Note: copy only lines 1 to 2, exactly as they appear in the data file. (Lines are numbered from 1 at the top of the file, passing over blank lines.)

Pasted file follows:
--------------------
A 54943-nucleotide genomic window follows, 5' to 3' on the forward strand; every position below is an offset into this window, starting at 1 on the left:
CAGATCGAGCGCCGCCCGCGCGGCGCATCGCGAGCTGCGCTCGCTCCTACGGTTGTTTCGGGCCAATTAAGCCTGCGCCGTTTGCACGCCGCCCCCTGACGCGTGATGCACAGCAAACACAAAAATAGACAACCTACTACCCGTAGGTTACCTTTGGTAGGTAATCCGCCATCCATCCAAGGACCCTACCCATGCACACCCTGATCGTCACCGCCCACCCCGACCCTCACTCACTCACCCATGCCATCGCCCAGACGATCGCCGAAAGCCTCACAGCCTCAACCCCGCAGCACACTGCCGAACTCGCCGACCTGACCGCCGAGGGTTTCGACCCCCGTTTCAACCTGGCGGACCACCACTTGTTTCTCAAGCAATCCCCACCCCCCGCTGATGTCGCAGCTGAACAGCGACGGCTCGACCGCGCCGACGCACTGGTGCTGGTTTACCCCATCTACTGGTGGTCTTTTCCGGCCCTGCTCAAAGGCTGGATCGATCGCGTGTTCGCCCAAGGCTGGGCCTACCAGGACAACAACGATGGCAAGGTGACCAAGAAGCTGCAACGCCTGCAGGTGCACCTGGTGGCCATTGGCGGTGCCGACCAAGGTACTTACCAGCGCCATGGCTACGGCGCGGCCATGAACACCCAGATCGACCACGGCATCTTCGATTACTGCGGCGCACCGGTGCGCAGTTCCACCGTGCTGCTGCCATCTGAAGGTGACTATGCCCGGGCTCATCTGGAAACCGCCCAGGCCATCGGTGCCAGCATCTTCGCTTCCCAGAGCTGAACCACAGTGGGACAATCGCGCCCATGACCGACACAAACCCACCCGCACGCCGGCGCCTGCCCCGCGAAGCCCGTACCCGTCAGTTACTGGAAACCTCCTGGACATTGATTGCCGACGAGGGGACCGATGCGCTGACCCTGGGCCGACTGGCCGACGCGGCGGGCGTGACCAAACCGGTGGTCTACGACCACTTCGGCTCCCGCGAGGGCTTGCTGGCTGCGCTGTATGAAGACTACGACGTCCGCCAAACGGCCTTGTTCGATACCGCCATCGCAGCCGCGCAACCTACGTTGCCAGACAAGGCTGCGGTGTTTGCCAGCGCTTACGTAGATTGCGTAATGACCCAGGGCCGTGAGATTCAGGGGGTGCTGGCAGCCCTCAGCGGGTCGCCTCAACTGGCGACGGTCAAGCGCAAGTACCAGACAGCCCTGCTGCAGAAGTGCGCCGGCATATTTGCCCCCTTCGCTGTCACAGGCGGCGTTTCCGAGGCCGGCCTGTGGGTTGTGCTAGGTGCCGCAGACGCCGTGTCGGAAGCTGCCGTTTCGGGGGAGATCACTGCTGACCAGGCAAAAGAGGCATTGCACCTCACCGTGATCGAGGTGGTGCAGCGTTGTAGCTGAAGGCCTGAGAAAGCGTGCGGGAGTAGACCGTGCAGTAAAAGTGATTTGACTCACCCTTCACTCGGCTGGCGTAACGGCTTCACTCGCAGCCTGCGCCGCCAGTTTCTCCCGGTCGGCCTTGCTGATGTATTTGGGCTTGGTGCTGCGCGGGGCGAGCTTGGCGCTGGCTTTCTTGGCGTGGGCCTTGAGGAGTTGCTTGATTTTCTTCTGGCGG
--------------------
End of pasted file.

A 54943-nucleotide genomic window follows, 5' to 3' on the forward strand; every position below is an offset into this window, starting at 1 on the left:
CAGATCGAGCGCCGCCCGCGCGGCGCATCGCGAGCTGCGCTCGCTCCTACGGTTGTTTCGGGCCAATTAAGCCTGCGCCGTTTGCACGCCGCCCCCTGACGCGTGATGCACAGCAAACACAAAAATAGACAACCTACTACCCGTAGGTTACCTTTGGTAGGTAATCCGCCATCCATCCAAGGACCCTACCCATGCACACCCTGATCGTCACCGCCCACCCCGACCCTCACTCACTCACCCATGCCATCGCCCAGACGATCGCCGAAAGCCTCACAGCCTCAACCCCGCAGCACACTGCCGAACTCGCCGACCTGACCGCCGAGGGTTTCGACCCCCGTTTCAACCTGGCGGACCACCACTTGTTTCTCAAGCAATCCCCACCCCCCGCTGATGTCGCAGCTGAACAGCGACGGCTCGACCGCGCCGACGCACTGGTGCTGGTTTACCCCATCTACTGGTGGTCTTTTCCGGCCCTGCTCAAAGGCTGGATCGATCGCGTGTTCGCCCAAGGCTGGGCCTACCAGGACAACAACGATGGCAAGGTGACCAAGAAGCTGCAACGCCTGCAGGTGCACCTGGTGGCCATTGGCGGTGCCGACCAAGGTACTTACCAGCGCCATGGCTACGGCGCGGCCATGAACACCCAGATCGACCACGGCATCTTCGATTACTGCGGCGCACCGGTGCGCAGTTCCACCGTGCTGCTGCCATCTGAAGGTGACTATGCCCGGGCTCATCTGGAAACCGCCCAGGCCATCGGTGCCAGCATCTTCGCTTCCCAGAGCTGAACCACAGTGGGACAATCGCGCCCATGACCGACACAAACCCACCCGCACGCCGGCGCCTGCCCCGCGAAGCCCGTACCCGTCAGTTACTGGAAACCTCCTGGACATTGATTGCCGACGAGGGGACCGATGCGCTGACCCTGGGCCGACTGGCCGACGCGGCGGGCGTGACCAAACCGGTGGTCTACGACCACTTCGGCTCCCGCGAGGGCTTGCTGGCTGCGCTGTATGAAGACTACGACGTCCGCCAAACGGCCTTGTTCGATACCGCCATCGCAGCCGCGCAACCTACGTTGCCAGACAAGGCTGCGGTGTTTGCCAGCGCTTACGTAGATTGCGTAATGACCCAGGGCCGTGAGATTCAGGGGGTGCTGGCAGCCCTCAGCGGGTCGCCTCAACTGGCGACGGTCAAGCGCAAGTACCAGACAGCCCTGCTGCAGAAGTGCGCCGGCATATTTGCCCCCTTCGCTGTCACAGGCGGCGTTTCCGAGGCCGGCCTGTGGGTTGTGCTAGGTGCCGCAGACGCCGTGTCGGAAGCTGCCGTTTCGGGGGAGATCACTGCTGACCAGGCAAAAGAGGCATTGCACCTCACCGTGATCGAGGTGGTGCAGCGTTGTAGCTGAAGGCCTGAGAAAGCGTGCGGGAGTAGACCGTGCAGTAAAAGTGATTTGACTCACCCTTCACTCGGCTGGCGTAACGGCTTCACTCGCAGCCTGCGCCGCCAGTTTCTCCCGGTCGGCCTTGCTGATGTATTTGGGCTTGGTGCTGCGCGGGGCGAGCTTGGCGCTGGCTTTCTTGGCGTGGGCCTTGAGGAGTTGCTTGATTTTCTTCTGGCGG